Not everything from an insurance carrier can be taken at face value. I’ve long understood that people and computer systems at home offices of multi billion dollar organizations are as infallible as the rest of us.
Here’s a recent situation: I ordered in-force ledgers from an insurance carrier recently. Once I received and reviewed them I was sent the results of the exact same request from another advisor one month earlier. They were different though there was no change in any aspect of the policy nor had we even passed a policy anniversary.
I went back to my internal contacts and had the entire batch rerun. The result? Some came back like those I ordered and some like the other advisor ordered, even though the requests and input where identical. Furthermore, the “solves” from ledger to ledger within the same order didn’t even match up or make sense.
Without getting into details, I factually know that this policy doesn’t cost more for a lower death benefit than it does for a higher death benefit, all things being equal. Yet, there we were.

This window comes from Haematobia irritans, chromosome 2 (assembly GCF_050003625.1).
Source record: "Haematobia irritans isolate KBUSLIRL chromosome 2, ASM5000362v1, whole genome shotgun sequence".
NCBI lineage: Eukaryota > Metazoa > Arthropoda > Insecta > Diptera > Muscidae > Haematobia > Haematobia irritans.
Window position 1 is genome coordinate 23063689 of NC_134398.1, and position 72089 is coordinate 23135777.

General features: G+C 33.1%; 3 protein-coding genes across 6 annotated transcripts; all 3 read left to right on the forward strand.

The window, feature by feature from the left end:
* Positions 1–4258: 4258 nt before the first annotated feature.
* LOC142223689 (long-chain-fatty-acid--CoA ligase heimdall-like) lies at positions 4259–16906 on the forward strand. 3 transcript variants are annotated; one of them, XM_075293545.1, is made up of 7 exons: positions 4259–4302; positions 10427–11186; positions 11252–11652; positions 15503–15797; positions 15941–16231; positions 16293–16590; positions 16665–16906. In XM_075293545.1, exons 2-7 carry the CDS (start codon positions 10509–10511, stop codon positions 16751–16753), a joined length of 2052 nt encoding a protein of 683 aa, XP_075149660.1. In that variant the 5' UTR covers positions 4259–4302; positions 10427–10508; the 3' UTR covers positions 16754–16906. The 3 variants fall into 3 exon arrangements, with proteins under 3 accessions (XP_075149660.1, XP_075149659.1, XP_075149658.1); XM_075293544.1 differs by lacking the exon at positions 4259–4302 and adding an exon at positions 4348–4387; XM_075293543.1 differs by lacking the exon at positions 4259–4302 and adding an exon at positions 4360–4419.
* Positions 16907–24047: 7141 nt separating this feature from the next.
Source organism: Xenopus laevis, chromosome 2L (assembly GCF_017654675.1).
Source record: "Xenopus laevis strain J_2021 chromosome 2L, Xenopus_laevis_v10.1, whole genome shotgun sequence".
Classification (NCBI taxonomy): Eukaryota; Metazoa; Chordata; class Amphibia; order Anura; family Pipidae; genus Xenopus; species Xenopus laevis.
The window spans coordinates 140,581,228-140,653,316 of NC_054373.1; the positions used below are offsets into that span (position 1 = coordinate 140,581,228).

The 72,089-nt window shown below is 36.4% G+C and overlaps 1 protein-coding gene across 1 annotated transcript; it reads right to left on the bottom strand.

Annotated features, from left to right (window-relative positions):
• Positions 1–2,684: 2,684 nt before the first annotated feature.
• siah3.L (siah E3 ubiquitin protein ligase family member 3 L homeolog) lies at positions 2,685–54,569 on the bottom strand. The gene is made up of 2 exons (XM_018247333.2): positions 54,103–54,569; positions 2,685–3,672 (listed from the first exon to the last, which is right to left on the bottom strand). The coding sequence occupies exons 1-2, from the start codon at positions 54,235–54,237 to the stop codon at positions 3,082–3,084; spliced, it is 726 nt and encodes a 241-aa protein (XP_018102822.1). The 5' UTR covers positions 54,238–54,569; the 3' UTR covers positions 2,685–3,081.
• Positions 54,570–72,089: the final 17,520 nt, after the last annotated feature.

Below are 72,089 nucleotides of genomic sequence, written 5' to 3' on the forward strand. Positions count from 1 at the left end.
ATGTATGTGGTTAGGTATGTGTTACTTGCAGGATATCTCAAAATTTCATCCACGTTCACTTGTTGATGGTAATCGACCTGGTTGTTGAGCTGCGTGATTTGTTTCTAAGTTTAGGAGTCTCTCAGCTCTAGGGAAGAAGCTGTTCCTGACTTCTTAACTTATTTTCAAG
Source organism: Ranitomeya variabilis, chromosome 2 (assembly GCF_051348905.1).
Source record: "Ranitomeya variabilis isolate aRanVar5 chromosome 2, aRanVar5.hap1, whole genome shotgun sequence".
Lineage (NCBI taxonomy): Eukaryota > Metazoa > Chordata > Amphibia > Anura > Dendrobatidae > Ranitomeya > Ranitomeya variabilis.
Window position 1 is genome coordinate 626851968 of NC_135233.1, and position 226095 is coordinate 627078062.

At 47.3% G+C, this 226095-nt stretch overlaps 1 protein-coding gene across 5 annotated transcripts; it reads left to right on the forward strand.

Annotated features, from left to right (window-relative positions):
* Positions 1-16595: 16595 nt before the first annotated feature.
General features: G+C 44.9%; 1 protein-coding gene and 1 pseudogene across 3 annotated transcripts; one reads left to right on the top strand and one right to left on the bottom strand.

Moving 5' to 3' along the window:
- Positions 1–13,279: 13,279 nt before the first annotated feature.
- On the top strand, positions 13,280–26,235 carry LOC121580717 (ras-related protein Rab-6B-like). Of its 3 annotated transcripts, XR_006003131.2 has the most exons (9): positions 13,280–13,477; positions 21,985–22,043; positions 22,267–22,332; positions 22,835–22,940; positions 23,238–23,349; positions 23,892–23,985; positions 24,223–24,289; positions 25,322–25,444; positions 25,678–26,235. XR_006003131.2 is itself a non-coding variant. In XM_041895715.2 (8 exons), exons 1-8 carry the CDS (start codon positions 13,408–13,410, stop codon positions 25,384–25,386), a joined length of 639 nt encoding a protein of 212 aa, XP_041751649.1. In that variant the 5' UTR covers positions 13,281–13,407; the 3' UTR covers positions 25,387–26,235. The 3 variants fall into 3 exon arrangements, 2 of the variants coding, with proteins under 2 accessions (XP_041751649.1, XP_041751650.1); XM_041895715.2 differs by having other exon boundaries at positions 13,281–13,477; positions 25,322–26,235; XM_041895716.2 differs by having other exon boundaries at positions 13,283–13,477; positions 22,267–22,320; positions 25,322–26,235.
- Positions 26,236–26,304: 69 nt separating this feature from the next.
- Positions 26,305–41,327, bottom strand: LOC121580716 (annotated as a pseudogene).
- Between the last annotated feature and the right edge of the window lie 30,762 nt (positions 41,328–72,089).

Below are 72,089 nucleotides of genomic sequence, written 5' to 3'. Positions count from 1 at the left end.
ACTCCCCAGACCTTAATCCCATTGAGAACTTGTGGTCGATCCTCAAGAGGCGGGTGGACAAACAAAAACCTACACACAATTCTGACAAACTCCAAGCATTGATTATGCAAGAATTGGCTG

The bottom line is that this a type of guaranteed universal life policy and some of the ledgers were run under the GUL formula and some as though this was a traditional universal life policy. I’ve seen that plenty of times before but because of a home office individual’s wrong inputs. That wasn’t the case here. Some runs were using the GUL formula and some completely ignored it so that one run correctly lasted for life but one run wrong and with a higher premium lapsed early.
This isn’t an input error. This is a system error or an intentionally manipulated output to lead the policy owner to a certain action.
The lesson is that one can’t always take information from a home office at face value. I’ve seen many examples and will share more over time.